Andromeda is a debtera—an exorcist hired to cleanse households of the Evil Eye. When a handsome young heir named Magnus Rochester reaches out to hire her, Andromeda quickly realizes this is a job like no other, with horrifying manifestations at every turn, and that Magnus is hiding far more than she has been trained for. Death is the most likely outcome if she stays, but leaving Magnus to live out his curse alone isn’t an option. Evil may roam the castle’s halls, but so does a burning desire.
Within These Wicked Walls is a tough one to review, because it had a handful of things to recommend it, which were overshadowed by me really not liking the most significant element of the book at all: the central romance between Andromeda and Magnus.
To start with the good, while this is more of a Jane Eyre inspired story than a proper retelling (more on that in a second), it does keep up the gothic atmosphere of the original while adding some new elements. The creepy house, the suspicious servants and general sense of foreboding are all well done, and I liked the integration of the magic system, which revolves around the carving of metal amulets to ward against evil spirits. There’s also a few nods to the Ethiopian setting, around the time of Italian occupation, such as the harshness of the desert landscape. I would have liked a little more detail, since the setting often felt a little unmoored and lacking in specificity, but it was nice to read a gothic story not set in dreary old England for a change.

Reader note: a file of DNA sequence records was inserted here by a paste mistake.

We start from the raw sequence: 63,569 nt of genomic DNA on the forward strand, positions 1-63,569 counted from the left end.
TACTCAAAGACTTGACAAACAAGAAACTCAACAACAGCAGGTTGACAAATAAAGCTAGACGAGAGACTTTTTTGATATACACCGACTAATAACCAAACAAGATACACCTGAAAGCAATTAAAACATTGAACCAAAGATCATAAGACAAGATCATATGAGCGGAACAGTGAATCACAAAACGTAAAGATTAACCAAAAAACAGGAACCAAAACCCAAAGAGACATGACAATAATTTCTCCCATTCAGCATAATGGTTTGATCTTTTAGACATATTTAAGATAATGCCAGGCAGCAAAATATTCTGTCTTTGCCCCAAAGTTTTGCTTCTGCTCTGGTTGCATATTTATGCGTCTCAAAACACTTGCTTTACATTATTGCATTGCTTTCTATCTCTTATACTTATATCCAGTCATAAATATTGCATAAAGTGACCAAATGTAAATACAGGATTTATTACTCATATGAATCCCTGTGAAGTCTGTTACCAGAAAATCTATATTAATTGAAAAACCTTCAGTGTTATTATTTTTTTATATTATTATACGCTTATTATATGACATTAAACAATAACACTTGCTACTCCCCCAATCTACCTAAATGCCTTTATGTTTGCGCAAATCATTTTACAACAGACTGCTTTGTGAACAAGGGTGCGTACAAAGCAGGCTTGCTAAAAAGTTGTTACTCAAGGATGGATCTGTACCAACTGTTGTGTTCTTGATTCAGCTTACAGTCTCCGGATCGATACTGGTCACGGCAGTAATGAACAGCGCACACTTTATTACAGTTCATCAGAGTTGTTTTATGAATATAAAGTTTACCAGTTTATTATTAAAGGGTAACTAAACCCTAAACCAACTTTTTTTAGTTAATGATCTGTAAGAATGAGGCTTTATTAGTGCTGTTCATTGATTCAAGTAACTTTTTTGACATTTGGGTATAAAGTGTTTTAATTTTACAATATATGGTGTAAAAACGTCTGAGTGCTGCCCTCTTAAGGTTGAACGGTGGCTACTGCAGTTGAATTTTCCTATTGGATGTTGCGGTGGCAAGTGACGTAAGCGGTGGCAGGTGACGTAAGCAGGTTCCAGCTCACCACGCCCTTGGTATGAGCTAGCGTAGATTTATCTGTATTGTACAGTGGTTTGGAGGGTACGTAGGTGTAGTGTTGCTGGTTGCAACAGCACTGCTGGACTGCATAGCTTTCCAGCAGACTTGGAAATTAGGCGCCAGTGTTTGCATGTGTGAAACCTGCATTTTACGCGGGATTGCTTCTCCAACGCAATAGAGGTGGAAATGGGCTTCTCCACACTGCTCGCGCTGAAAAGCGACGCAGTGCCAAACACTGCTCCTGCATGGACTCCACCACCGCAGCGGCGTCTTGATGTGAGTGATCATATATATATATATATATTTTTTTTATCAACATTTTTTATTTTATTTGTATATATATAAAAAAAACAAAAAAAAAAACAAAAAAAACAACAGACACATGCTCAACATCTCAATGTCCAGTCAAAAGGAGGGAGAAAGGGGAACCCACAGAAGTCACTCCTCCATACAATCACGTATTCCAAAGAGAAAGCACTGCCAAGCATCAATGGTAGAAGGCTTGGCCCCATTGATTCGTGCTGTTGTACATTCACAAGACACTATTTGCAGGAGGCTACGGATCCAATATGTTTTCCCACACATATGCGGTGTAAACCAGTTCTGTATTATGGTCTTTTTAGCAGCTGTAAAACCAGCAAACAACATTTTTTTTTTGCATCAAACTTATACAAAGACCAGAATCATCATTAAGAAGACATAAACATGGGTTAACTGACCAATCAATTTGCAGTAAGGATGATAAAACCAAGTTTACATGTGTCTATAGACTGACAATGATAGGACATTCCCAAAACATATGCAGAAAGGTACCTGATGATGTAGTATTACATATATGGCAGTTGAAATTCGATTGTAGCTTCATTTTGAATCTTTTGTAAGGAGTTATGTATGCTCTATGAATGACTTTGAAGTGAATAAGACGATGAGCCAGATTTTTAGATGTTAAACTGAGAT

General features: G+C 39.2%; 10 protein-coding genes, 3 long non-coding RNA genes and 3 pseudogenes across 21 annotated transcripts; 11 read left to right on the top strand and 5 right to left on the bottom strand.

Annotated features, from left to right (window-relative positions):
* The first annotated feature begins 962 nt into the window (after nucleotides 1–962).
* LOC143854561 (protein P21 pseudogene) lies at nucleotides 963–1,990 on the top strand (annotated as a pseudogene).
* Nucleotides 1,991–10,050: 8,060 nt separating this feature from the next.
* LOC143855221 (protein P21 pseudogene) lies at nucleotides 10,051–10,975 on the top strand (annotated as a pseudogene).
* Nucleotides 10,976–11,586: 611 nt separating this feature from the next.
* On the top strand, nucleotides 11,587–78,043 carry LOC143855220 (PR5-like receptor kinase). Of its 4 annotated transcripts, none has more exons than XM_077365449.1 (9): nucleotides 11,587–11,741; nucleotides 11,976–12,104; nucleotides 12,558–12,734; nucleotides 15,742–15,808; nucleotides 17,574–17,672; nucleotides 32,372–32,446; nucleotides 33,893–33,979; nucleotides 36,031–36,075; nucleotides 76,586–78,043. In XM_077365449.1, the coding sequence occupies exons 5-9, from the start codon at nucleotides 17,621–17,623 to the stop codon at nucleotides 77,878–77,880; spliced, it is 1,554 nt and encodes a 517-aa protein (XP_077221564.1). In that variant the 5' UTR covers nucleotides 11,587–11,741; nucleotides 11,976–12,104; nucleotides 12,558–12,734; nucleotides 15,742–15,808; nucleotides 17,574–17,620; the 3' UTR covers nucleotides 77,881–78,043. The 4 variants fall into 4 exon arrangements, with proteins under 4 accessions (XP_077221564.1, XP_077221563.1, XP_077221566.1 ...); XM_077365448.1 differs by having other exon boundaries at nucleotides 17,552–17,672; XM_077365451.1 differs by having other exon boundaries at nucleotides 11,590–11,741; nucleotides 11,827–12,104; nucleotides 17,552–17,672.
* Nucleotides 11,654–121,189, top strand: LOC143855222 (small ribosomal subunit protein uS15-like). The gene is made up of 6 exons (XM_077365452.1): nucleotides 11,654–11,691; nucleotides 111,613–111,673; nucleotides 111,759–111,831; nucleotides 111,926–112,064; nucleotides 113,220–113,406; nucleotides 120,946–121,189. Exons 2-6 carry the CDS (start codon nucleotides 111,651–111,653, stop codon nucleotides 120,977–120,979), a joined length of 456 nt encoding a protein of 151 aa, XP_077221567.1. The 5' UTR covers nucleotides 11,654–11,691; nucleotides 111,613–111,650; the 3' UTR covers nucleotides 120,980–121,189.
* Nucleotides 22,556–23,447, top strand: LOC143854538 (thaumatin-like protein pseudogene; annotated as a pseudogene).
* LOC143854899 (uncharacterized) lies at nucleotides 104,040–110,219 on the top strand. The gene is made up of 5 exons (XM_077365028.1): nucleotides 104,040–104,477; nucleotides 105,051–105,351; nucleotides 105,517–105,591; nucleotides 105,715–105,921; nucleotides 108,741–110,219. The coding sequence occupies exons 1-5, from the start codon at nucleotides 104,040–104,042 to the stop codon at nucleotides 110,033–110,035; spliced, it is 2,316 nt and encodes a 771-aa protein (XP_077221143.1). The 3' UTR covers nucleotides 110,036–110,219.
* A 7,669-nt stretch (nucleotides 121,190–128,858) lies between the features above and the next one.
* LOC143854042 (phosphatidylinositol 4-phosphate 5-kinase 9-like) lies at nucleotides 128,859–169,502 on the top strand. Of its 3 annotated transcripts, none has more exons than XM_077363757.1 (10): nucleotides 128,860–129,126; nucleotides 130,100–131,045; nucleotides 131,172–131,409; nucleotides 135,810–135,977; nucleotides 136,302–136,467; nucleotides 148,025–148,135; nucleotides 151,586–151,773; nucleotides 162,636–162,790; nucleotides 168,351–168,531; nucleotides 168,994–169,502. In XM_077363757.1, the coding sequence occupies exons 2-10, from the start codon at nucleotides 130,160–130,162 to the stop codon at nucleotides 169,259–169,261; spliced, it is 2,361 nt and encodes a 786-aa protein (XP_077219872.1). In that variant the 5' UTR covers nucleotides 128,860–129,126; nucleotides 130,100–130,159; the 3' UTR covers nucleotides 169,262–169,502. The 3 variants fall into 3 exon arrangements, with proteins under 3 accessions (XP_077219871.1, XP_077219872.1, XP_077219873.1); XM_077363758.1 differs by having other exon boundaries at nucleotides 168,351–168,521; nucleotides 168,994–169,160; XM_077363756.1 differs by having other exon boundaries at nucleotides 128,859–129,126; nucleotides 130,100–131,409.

There’s also an interesting side-plot about the relationship between Andromeda and her adoptive father Jember, though it comes somewhat out of left-field in the second half of the book and doesn’t mesh neatly with some of the other elements of the story.
All that aside however, unfortunately I did not click with the romance in this book at all, which is clearly intended to be the story’s crowning jewel. Part of this is the way the Within These Wicked Walls functions as not-really a retelling of Jane Eyre (a book I didn’t even necessarily love myself). A big part of what’s compelling about Jane Eyre is that we understand what a terrible idea the romance between Jane and Mr Rochester is, but are captivated by their relationship in all its messiness anyway. There’s also a strong critique of class, exemplified by their differing social statuses.
Here, Andromeda and Marcus fall in love pretty much straight away and are prepared to throw their lives away for each other after knowing each other for mere days. At no point did I feel they had real chemistry or any reason to be together except that it’s a hallmark of gothic novels for the heroine to fall in love with the monster. It doesn’t help that Marcus is, frankly, kind of an asshole, as well as holding all the power over Andromeda as her employer – a fact conveniently forgotten by Andromeda as soon as she realises she’s in love with him, and by the narrative at large.
I didn’t necessarily expect a stroke for stroke retelling, but I think this book would be more engaging if it had used the different setting as an opportunity to build on and critique the original story rather than simply telling a rather bland romance. I’m disappointed I can’t really recommend this one, though I’m still glad to see it as part of the growing pile of non-western retellings we’re getting these days.
Note: I received an ARC from Wednesday books. Within These Wicked Walls will be released on 19 October.